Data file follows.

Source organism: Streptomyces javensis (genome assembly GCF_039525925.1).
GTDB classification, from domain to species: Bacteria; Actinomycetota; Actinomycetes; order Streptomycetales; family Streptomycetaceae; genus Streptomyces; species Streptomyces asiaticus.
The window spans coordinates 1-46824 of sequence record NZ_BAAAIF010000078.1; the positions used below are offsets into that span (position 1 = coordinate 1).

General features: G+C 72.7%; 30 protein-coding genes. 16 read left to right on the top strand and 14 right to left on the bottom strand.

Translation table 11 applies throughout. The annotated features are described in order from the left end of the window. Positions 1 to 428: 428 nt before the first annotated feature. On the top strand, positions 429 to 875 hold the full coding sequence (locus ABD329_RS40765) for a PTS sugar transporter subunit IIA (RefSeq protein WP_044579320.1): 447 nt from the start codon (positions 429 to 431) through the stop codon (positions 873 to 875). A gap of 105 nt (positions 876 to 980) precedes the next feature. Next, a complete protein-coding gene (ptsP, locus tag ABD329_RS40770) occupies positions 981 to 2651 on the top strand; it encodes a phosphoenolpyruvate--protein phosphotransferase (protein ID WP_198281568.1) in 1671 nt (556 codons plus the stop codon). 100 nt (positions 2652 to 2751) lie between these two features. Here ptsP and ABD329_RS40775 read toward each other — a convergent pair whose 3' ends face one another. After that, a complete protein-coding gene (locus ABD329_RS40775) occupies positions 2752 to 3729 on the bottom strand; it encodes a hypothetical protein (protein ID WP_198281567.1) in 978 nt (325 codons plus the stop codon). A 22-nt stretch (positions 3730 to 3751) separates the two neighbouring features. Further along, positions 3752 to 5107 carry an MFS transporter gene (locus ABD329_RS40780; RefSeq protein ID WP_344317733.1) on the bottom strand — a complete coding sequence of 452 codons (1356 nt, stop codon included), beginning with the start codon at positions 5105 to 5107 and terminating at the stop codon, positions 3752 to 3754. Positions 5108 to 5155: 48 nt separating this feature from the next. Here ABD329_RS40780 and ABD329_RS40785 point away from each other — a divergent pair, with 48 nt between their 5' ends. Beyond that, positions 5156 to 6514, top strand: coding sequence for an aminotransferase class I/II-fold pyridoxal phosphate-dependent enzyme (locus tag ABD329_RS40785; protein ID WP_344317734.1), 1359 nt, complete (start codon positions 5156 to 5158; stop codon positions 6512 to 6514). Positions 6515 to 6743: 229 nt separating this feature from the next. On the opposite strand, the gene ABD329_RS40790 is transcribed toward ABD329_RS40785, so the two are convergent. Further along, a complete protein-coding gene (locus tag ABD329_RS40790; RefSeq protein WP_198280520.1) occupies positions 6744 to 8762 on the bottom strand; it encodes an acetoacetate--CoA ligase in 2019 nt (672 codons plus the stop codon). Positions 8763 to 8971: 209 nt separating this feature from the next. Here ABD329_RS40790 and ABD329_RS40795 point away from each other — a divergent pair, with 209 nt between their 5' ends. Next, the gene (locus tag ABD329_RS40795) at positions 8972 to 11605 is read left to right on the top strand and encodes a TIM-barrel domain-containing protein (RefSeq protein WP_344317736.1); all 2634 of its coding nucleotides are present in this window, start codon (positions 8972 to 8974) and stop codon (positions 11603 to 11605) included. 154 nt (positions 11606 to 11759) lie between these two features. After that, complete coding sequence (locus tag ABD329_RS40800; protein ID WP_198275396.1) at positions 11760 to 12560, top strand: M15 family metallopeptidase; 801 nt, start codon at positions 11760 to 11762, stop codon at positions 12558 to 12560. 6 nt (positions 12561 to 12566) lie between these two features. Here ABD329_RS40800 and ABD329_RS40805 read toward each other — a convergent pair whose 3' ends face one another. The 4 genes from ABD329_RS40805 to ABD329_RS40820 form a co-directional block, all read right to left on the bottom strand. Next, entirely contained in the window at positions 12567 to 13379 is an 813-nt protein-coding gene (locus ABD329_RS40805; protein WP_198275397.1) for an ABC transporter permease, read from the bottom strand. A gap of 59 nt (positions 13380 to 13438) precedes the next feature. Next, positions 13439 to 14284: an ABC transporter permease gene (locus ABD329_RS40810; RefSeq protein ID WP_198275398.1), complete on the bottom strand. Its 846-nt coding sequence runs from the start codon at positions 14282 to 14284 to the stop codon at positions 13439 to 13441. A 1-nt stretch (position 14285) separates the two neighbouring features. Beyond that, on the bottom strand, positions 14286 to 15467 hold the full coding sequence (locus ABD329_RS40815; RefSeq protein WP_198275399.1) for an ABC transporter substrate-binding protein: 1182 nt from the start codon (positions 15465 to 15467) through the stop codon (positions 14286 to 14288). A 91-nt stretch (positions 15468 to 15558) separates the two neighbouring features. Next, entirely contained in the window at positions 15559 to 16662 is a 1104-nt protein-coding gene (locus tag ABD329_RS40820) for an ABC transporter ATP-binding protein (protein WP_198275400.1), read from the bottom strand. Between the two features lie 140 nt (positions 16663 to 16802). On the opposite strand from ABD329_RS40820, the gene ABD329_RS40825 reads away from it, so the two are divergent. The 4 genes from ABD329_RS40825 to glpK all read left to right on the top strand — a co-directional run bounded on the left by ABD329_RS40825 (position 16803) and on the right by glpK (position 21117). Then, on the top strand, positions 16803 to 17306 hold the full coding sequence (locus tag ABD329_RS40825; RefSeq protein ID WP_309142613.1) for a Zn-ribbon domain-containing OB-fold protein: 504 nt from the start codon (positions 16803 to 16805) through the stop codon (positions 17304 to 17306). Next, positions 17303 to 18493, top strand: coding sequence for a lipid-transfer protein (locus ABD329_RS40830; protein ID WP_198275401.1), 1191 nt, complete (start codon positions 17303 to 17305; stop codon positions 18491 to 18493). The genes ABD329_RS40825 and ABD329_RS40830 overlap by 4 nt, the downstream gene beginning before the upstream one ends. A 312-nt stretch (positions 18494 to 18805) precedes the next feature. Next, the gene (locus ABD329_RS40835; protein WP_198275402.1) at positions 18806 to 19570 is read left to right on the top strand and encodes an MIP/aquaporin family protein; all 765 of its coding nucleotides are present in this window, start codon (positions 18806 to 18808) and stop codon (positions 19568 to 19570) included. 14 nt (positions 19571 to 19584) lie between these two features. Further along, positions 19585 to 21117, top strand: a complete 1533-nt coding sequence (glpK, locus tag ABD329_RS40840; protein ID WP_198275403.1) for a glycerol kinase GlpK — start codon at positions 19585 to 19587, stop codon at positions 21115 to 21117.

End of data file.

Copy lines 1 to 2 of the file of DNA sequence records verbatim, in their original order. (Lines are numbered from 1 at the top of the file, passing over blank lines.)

Source organism: Streptomyces javensis (genome assembly GCF_039525925.1).
GTDB classification, from domain to species: Bacteria; Actinomycetota; Actinomycetes; order Streptomycetales; family Streptomycetaceae; genus Streptomyces; species Streptomyces asiaticus.